Wednesday, 13 December 2017

Session 5: Software Performance Modeling

Decision Support via Automated Metric Comparison for the Palladio-based Performance Blame Analysis

Authors:

Frank Brüseke (University of Paderborn)
Gregor Engels (University of Paderborn)
Steffen Becker (University of Paderborn)

Abstract:

When developing component-based systems, we incorporate third-party black-box components. For each component, performance contracts have been specified by their developers. If errors occur when testing the system built from these components, it is very important to find out whether components violate their performance contracts or whether the composition itself is faulty. This task is called performance blame analysis. In our previous work we presented a performance blame analysis approach that blames components based on a comparison of response time values from the failed test case to expected values derived from the performance contract. In that approach, the system architect needs to manually assess if the test data series shows faster or slower response times than the data derived from the contract. This is laborious as the system architect has to do this for each component operation. In this paper we present an automated comparison of each pair of data series as decision support. In contrast to our work, other approaches do not achieve fully automated decision support, because they do not incorporate sophisticated contracts. We exemplify our performance blame analysis including the automated decision support using the “Common Component Modeling Example” (CoCoME) benchmark.

DOI: 10.1145/2479871.2479886

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Propagation of Incremental Changes to Performance Model due to SOA Design Pattern Application

Authors:

Nariman Mani (Carleton University)
Dorina C. Petriu (Carleton University)
Murray Woodside (Carleton University)

Abstract:

Design patterns for Service Oriented Architecture (SOA) provide solutions to architectural, design and implementation problems, involving software models in different layers of a SOA design. For performance analysis, a performance model can be generated from the SOA design and used to predict its performance. The impact of the design patterns is also reflected in the performance model. It is helpful to be able to trace the causality from the design pattern to its predicted performance impact. This paper describes a technique for automatically refactoring a SOA design model by applying a design pattern and for propagating the incremental changes to its LQN performance model. A SOA design model is expressed in UML extended with two standard profiles: SoaML for expressing SOA solutions and MARTE for performance annotations. The SOA design pattern is specified using a Role Based Modeling Language (RBML) and their application is automated using QVT-O. Automated incremental transformations are explored and evaluated for effectiveness on a case study example.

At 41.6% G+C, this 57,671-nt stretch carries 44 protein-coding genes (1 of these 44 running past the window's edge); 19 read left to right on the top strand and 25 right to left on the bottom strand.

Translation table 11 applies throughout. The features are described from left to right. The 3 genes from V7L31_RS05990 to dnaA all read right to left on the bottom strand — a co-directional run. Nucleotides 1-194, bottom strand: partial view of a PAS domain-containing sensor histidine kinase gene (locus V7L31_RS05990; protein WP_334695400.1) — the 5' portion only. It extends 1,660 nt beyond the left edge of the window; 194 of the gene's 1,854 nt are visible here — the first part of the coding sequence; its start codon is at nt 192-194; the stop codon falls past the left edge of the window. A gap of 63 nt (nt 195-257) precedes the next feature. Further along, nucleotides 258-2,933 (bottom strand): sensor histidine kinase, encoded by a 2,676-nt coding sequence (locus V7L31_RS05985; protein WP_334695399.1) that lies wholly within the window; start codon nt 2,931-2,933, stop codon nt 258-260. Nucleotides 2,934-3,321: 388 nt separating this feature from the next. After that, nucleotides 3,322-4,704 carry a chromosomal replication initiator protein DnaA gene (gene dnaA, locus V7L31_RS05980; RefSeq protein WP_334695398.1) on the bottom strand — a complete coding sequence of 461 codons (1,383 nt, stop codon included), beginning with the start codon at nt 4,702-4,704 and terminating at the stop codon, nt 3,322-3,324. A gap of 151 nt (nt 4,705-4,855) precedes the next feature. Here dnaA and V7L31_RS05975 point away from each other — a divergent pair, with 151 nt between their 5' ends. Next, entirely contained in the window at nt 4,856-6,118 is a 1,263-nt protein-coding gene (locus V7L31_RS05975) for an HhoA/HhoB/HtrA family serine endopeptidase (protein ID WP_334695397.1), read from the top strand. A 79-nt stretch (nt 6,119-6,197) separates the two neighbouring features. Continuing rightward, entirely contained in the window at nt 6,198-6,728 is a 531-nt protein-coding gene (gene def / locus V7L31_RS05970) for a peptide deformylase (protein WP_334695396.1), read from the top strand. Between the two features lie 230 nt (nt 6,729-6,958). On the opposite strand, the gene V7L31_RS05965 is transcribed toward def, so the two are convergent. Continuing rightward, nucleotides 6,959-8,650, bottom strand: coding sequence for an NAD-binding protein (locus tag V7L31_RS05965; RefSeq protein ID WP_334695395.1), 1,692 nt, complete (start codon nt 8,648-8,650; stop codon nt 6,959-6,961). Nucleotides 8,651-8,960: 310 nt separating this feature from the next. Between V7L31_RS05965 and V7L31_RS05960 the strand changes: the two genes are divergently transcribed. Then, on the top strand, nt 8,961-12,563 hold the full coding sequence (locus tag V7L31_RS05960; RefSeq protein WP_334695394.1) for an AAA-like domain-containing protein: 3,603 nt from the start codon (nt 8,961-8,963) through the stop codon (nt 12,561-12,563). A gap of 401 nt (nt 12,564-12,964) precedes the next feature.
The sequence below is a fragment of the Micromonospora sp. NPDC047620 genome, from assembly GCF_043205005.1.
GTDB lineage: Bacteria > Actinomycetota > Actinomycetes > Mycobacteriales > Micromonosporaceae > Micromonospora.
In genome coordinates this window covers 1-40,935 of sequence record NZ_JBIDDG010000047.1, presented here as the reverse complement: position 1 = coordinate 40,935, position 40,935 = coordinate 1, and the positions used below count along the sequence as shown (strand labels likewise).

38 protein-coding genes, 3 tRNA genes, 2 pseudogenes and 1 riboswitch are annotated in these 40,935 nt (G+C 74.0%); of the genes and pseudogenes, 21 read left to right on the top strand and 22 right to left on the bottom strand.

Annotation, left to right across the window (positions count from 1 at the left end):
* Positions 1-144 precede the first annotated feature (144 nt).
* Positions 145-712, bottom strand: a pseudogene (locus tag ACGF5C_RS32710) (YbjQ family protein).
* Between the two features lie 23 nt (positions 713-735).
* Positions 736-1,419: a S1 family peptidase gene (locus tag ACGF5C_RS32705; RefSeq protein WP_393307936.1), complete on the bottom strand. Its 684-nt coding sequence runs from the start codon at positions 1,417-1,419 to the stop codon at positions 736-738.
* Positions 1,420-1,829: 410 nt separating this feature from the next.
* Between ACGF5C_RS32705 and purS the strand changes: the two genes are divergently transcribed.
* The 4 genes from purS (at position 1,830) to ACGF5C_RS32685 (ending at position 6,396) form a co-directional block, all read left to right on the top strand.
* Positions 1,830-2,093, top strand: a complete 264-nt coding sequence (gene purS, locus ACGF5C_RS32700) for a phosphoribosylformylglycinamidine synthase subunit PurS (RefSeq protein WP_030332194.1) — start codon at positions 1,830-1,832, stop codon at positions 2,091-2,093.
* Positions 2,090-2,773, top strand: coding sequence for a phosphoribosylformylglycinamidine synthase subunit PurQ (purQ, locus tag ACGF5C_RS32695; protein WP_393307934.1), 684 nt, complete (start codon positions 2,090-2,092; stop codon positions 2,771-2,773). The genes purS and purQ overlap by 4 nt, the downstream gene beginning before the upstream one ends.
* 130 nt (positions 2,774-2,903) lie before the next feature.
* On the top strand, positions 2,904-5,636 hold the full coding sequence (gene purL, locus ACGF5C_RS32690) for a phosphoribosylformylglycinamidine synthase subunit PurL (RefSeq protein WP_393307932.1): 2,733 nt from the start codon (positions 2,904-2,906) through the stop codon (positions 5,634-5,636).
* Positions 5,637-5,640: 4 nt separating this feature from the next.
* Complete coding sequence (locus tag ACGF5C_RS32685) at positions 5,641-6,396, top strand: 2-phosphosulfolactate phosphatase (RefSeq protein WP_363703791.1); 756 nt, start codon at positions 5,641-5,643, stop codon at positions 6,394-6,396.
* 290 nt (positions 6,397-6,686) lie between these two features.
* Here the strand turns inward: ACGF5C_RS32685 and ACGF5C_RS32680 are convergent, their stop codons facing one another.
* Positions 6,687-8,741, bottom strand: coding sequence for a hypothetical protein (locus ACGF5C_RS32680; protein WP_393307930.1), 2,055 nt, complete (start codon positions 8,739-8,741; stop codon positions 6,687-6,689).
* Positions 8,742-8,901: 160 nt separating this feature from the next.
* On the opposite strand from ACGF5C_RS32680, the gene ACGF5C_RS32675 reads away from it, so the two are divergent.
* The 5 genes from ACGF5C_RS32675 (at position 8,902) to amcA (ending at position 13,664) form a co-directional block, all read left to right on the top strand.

DOI: 10.1145/2479871.2479887

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Rapid Performance Modeling by Transforming Use Case Maps to Palladio Component Models

Authors:

Christian Vogel (Karlsruhe Institute of Technology)
Heiko Koziolek (ABB Corporate Research)
Thomas Goldschmidt (ABB Corporate Research)
Erik Burger (Karlsruhe Institute of Technology)

Abstract: